The optical and chemical properties of the resultant core-shell particles may be improved significantly by appropriate surface treatment of the core particles. For example, the silica surface may be pretreated with a thin layer of aluminum hydrous oxide or aluminum silicate to improve the adhesion to the shell such as the TiO2 shell.

The core particles such as the silica particles prepared according to U.S. Pat. No. 5,248,556 may be coated with a shell precursor such as titanium hydrous oxide which can later be converted to a TiO2 shell by calcination at a high temperature. Magnesium fluoride or tin oxide may be used to pre-treat the core to improve the yield of the anatase TiO2→rutile TiO2 transformation during the subsequent calcination process.

To enhance the light scattering efficiency or hiding power of the core-shell particles in EPD applications, the shell of the present invention preferably is formed from a material of high refractive index, preferably greater than about 2 and more preferably greater than about 2.5. Suitable high index materials for the shell of the present invention include metal oxides such as oxides of Ti, Zn, Zr, Ba, Ca, Mg, Fe, Al or the like. TiO2, particularly rutile TiO2, is the most preferable one because of its superior whiteness and light fastness. Alternatively, metal carbonates or sulfates such as CaCO3 and BaSO4 may also be used as the shell or as an additive in the shell.

For core particles of from about 0.2 to about 1.5 microns in diameter, the average thickness of the shell is preferably from about 0.05 to about 1.2 microns, more preferably from about 0.1 to about 0.6 microns and most preferably from about 0.2 to about 0.5 microns.

The shell may be coated or deposited onto the core particles by various procedures known in the art. Non-limiting methods for the manufacture of core-shell particles include chemical processes such as microwave hydrothermal processing, forced hydrolysis and precipitation, double jet technique, dispersion technique, sol-gel processing, vapor phase deposition, phase separation, solvent evaporation and the like. For example, the TiO2 shell may be prepared by the calcination process as described in U.S. Pat. No. 5,248,556. The high temperature calcination process often results in a highly rough shell surface with poor integrity and significant microporosity. The excessive microporosity of shell tends to result in a deteriorated Dmin or % of reflectance due to undesirable absorption of the dielectric solvent and dyes from the electrophoretic fluid. To alleviate these problems caused by the excessive surface porosity, the core-shell particles may be further microencapsulated or coated with a thin polymer layer as the barrier layer against the dye adsorption or absorption.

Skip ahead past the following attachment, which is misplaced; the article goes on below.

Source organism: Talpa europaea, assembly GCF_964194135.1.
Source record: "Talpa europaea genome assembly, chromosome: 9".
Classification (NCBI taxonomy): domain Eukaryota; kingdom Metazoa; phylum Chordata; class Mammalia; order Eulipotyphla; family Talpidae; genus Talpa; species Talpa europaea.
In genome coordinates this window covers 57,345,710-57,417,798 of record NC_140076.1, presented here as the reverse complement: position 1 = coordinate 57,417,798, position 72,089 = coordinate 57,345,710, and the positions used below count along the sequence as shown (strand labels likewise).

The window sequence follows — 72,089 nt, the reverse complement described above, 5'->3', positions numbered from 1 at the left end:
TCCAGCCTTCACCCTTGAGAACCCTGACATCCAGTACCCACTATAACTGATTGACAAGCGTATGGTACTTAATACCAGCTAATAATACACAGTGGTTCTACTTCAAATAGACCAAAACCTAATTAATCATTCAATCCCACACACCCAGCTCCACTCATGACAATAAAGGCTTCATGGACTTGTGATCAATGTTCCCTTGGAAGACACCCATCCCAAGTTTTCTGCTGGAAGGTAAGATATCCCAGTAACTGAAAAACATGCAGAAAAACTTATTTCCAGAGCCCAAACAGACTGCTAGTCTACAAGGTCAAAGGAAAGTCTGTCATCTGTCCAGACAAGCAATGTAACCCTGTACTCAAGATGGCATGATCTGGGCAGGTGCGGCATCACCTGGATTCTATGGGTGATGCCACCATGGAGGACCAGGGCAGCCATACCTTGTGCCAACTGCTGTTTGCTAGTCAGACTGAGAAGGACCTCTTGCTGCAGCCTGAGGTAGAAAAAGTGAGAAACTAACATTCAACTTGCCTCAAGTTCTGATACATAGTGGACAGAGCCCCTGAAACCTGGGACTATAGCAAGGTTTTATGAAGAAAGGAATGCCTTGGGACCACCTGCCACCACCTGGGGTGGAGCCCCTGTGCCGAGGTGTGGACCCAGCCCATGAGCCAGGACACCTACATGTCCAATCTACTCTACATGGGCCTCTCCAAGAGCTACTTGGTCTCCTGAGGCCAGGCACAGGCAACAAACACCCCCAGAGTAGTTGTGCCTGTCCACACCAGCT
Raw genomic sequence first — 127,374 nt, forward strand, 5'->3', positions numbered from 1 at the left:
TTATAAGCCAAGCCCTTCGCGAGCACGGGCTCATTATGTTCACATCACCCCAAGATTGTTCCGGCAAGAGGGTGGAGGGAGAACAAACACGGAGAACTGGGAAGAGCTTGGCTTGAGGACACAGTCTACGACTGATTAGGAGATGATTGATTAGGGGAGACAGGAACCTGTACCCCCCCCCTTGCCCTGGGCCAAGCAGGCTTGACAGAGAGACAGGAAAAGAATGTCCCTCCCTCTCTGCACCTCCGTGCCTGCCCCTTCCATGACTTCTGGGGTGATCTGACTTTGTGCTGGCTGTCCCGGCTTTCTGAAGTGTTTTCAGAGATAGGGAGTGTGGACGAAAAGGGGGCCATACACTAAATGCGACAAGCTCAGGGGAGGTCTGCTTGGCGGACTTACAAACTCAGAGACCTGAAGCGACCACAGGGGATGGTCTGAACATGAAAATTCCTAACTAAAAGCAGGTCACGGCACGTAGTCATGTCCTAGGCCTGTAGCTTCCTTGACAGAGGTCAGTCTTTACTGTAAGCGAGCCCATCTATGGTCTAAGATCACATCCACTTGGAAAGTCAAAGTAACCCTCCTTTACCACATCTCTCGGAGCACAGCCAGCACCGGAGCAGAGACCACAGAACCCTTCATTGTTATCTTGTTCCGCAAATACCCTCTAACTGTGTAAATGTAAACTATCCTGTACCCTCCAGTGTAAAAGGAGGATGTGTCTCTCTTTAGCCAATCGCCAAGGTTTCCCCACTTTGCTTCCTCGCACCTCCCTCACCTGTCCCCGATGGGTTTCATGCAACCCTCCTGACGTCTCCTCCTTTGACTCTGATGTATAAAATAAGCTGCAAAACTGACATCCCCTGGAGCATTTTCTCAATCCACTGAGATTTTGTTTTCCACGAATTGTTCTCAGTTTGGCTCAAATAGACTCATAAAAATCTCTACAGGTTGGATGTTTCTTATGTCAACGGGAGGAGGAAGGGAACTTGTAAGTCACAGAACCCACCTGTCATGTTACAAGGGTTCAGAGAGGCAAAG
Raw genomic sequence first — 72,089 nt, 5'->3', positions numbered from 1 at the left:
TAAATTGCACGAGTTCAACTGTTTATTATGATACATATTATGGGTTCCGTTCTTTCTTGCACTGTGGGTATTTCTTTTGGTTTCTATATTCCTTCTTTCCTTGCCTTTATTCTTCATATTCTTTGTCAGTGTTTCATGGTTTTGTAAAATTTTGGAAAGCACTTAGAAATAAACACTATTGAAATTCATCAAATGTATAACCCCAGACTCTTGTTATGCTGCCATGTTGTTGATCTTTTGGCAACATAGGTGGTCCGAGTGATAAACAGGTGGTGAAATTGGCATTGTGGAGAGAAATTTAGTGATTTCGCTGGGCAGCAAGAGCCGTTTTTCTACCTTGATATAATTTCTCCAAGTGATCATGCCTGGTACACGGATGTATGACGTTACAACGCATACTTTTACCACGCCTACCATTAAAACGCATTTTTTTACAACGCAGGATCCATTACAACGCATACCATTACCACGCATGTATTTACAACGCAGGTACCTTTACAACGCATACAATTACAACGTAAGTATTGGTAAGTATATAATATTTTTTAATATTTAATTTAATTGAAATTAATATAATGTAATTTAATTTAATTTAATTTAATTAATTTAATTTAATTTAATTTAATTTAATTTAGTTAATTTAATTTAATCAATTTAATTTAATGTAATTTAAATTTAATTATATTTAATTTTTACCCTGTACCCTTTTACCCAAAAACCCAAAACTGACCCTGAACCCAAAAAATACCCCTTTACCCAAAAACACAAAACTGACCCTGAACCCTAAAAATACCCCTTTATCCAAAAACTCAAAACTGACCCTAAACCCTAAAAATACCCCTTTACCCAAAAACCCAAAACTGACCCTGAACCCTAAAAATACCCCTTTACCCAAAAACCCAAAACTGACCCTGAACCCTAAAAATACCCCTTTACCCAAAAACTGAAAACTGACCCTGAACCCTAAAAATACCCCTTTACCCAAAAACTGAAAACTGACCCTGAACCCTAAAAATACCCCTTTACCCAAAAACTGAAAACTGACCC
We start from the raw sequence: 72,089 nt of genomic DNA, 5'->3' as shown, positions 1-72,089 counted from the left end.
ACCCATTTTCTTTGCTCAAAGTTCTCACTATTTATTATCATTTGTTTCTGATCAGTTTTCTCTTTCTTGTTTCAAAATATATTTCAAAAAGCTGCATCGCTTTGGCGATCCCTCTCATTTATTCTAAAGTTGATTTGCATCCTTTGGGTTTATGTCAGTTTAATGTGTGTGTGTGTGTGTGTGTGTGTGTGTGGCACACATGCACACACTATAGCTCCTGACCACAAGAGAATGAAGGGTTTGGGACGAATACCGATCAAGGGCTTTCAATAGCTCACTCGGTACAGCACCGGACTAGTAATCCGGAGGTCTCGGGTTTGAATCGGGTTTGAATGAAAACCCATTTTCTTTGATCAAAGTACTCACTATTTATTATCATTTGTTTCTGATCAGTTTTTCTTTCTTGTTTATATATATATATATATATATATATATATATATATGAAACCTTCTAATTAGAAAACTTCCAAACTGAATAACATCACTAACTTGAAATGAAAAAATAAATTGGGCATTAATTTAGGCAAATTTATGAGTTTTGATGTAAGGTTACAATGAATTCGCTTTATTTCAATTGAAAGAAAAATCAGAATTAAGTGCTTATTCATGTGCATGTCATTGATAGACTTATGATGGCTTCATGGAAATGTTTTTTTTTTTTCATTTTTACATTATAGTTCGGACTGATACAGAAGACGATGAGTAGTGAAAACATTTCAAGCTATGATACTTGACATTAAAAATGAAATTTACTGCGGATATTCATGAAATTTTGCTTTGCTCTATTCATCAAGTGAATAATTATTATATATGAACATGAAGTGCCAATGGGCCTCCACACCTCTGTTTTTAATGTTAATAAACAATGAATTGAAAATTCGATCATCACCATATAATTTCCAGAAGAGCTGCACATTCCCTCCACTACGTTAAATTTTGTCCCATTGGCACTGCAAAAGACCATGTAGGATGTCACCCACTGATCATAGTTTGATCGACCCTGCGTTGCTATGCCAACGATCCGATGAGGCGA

Alternatively, the shell may be prepared by the microwave hydrothermal process as described in Mater. Res. Bull., 27 (12), 1393-1405 (1992); J. Mater. Sci. Left, 14, 425-427 (1995); Novel Tech. Synth. Process, Adv. Mater., Proc. Symp., 103-17, edited by J. Singh and S. Copley (1994); and J. Mater. Sci., 26, 6309-6313 (1991). A pure rutile titania may be obtained directly from an aqueous titanium tetrachloride solution at 164° C./200 psi by the microwave hydrothermal process at 2.45 GHz for 2 hours. Since the processing temperature is relatively low, the microwave hydrothermal process tends to result in a shell of better integrity and less porosity than those prepared by the calcination process. Other crystalline metal oxide, such as zirconia, hematite or barium titania, may also be prepared by the microwave hydrothermal process.

The dielectric solvent used for the core-shell particles can be selected from various solvents with desirable characteristics, including specific gravity, dielectric constant, refractive index and relative solubility. A preferred suspending fluid has a low dielectric constant of from about 1.7 to about 10, a low refractive index no greater than about 1.7, preferably no greater than about 1.6 and a specific gravity which matches that of the core-shell particles. Suitable dielectric solvents include dodecylbenzene, diphenylethane, low molecular weight halogen containing polymers including poly(chlorotrifluoroethylene) (Halogenated Hydrocarbon Inc., River Edge, N.J.), Galden® HT and ZT oils (fluorinated polyethers from Ausimont, Morristown, N.J.) and Krytox® lubricant oils such as K-fluids (from Dupont, Wilmington, Del.).

The Core-Shell Particles With Charge Control Agent